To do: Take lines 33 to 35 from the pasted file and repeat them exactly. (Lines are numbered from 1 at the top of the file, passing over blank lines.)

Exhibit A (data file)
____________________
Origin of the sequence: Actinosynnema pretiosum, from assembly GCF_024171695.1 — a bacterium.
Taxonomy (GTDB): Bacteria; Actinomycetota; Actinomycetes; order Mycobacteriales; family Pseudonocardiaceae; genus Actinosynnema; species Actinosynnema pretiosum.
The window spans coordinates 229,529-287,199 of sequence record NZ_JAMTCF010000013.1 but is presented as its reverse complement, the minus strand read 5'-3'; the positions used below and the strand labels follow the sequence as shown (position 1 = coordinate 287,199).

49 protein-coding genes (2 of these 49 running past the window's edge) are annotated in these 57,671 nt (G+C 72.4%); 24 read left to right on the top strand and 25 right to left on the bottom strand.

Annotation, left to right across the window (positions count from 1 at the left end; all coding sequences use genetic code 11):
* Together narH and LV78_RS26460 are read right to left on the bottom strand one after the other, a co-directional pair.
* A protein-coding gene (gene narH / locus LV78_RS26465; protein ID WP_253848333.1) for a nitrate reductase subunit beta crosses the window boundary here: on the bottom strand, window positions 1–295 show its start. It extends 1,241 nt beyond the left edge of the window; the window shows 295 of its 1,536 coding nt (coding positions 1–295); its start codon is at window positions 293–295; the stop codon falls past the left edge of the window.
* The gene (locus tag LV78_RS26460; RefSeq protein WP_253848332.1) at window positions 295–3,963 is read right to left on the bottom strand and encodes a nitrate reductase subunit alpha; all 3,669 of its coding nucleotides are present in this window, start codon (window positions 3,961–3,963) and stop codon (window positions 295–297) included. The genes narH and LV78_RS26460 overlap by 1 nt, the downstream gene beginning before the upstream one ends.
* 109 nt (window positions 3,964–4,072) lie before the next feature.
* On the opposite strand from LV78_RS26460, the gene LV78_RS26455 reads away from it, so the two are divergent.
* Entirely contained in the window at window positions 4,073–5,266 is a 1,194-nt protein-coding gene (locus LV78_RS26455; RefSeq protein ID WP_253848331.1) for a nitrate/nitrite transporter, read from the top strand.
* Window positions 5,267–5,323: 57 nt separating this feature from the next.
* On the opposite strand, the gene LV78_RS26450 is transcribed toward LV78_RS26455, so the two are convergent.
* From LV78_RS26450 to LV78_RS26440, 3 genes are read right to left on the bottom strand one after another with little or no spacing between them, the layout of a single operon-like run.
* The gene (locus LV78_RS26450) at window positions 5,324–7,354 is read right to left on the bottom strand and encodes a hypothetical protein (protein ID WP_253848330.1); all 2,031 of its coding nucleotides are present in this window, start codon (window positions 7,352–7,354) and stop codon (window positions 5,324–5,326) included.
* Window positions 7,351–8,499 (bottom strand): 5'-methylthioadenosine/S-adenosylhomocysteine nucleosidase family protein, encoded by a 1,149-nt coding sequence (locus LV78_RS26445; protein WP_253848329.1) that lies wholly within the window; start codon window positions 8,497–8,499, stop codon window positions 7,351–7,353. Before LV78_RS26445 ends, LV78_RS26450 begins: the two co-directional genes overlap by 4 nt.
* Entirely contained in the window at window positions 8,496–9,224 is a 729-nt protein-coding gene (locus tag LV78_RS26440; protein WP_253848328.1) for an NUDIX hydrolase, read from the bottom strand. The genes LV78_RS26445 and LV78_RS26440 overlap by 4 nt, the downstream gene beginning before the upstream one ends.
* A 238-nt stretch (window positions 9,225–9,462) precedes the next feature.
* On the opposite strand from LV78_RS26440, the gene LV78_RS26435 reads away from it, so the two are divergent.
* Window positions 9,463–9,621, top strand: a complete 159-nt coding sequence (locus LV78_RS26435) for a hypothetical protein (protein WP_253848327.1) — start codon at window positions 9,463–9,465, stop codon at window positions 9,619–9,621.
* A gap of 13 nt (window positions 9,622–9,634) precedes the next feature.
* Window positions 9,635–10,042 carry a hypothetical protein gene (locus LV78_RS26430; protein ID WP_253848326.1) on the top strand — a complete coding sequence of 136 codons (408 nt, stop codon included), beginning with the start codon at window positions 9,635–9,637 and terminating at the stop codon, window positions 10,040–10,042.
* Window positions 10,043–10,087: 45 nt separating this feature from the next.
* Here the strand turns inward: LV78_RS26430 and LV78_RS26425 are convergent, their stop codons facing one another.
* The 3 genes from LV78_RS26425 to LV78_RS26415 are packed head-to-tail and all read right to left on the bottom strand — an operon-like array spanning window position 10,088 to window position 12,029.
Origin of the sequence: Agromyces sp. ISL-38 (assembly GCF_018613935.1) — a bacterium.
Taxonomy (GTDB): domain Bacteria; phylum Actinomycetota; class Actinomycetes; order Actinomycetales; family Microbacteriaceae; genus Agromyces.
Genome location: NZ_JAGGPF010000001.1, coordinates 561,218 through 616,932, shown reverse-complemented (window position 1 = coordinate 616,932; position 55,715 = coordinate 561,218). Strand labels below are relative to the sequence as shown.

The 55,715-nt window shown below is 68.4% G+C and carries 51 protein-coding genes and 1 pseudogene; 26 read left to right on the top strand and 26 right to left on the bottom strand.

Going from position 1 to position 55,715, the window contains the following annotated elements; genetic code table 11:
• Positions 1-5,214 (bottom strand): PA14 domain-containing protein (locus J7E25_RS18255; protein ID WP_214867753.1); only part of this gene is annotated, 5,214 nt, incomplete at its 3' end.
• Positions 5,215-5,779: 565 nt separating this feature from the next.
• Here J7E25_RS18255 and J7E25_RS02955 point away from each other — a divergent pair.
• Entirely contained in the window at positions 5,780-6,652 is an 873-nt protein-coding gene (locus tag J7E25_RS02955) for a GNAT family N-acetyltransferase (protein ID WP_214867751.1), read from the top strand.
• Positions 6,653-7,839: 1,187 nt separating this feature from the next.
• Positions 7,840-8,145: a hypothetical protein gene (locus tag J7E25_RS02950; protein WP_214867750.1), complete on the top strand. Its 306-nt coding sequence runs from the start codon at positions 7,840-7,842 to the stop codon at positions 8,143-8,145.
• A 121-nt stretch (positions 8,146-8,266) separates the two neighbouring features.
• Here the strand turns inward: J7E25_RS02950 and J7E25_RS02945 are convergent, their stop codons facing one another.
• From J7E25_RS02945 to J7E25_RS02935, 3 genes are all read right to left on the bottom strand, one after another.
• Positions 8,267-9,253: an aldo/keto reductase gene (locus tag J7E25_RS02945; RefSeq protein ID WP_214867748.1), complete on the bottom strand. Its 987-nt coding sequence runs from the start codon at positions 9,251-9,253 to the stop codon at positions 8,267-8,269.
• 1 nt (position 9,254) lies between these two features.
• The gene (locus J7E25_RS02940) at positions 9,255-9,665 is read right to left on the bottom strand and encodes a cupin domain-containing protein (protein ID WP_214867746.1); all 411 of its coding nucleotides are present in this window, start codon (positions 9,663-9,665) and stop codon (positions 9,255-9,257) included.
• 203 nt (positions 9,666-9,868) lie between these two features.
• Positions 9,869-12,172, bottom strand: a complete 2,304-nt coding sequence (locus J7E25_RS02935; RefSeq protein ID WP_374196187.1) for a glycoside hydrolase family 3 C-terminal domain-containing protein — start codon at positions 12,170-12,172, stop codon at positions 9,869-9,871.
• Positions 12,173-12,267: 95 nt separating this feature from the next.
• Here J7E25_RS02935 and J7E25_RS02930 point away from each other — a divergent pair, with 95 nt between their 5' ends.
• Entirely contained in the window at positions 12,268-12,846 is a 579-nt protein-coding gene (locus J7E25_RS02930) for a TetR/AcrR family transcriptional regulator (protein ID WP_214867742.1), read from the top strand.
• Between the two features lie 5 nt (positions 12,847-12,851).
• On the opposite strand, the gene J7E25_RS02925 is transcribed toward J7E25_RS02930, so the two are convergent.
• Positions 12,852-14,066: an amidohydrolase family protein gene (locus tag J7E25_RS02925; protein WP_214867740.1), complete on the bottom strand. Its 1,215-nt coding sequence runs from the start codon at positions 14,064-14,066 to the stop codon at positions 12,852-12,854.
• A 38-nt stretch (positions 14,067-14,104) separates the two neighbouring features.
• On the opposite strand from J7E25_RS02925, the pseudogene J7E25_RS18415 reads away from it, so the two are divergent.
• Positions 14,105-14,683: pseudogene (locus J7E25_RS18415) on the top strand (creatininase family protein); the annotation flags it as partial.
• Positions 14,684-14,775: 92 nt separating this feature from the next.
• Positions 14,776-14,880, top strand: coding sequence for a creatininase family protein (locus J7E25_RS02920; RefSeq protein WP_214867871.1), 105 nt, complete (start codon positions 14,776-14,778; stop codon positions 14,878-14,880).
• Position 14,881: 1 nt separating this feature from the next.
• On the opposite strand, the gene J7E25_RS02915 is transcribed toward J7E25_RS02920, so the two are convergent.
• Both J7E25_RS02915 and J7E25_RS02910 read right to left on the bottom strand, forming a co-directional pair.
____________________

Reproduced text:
• Here J7E25_RS18255 and J7E25_RS02955 point away from each other — a divergent pair.
• Entirely contained in the window at positions 5,780-6,652 is an 873-nt protein-coding gene (locus tag J7E25_RS02955) for a GNAT family N-acetyltransferase (protein ID WP_214867751.1), read from the top strand.
• Positions 6,653-7,839: 1,187 nt separating this feature from the next.